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The entire lake forms a shape resembling a peanut or a foetus, the choice of description depending, perhaps, on the kind of stay a visitor happens to be having.

The above is an excerpt from Wheels, a novel by Arthur Hailey. The novel is about auto-mobile industry; but I'm unable to understand what he means by stating the text above in bold. How can the mood of visitor decide whether the lake is shaped like a peanut or a foetus?

Can someone explain a little bit about this? I couldn't find the text available online, so I can not provide a link to it. :(

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    In silhouette a fetus and a peanut have very similar shapes but very different emotional impacts. Hailey is not saying that the visitor's mood determines the shape, but that it determines which word the visitor uses to describe the shape. Jun 21 '13 at 11:54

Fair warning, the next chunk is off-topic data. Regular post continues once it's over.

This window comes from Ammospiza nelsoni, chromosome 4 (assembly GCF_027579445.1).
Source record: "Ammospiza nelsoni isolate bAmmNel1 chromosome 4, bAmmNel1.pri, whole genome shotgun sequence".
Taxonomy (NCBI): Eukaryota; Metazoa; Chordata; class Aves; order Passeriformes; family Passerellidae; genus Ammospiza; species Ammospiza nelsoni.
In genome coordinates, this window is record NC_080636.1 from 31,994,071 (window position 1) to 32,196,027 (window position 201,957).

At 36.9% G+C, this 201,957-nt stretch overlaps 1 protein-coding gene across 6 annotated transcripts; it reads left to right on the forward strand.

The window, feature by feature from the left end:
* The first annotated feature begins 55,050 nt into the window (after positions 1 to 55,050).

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The author may be saying that the visitor will associate the shape with the mood he or she is in. Peanuts are often consumed while a person drinks. A newly married person may think of being pregnant. So, depending on the purpose of one's stay, one can associate the shape with the subconscious thoughts of the visitor.

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The person seems to be on vacation, therefore "staying" near the lake for a few days.

The person's vision of the amorphous shape may be related to the kind of "time" she is having (good, bad, or indifferent), during her "stay." A happy time may be associated with a happy vision and vice-versa.

So "stay" in this context would be synonymous with "time."

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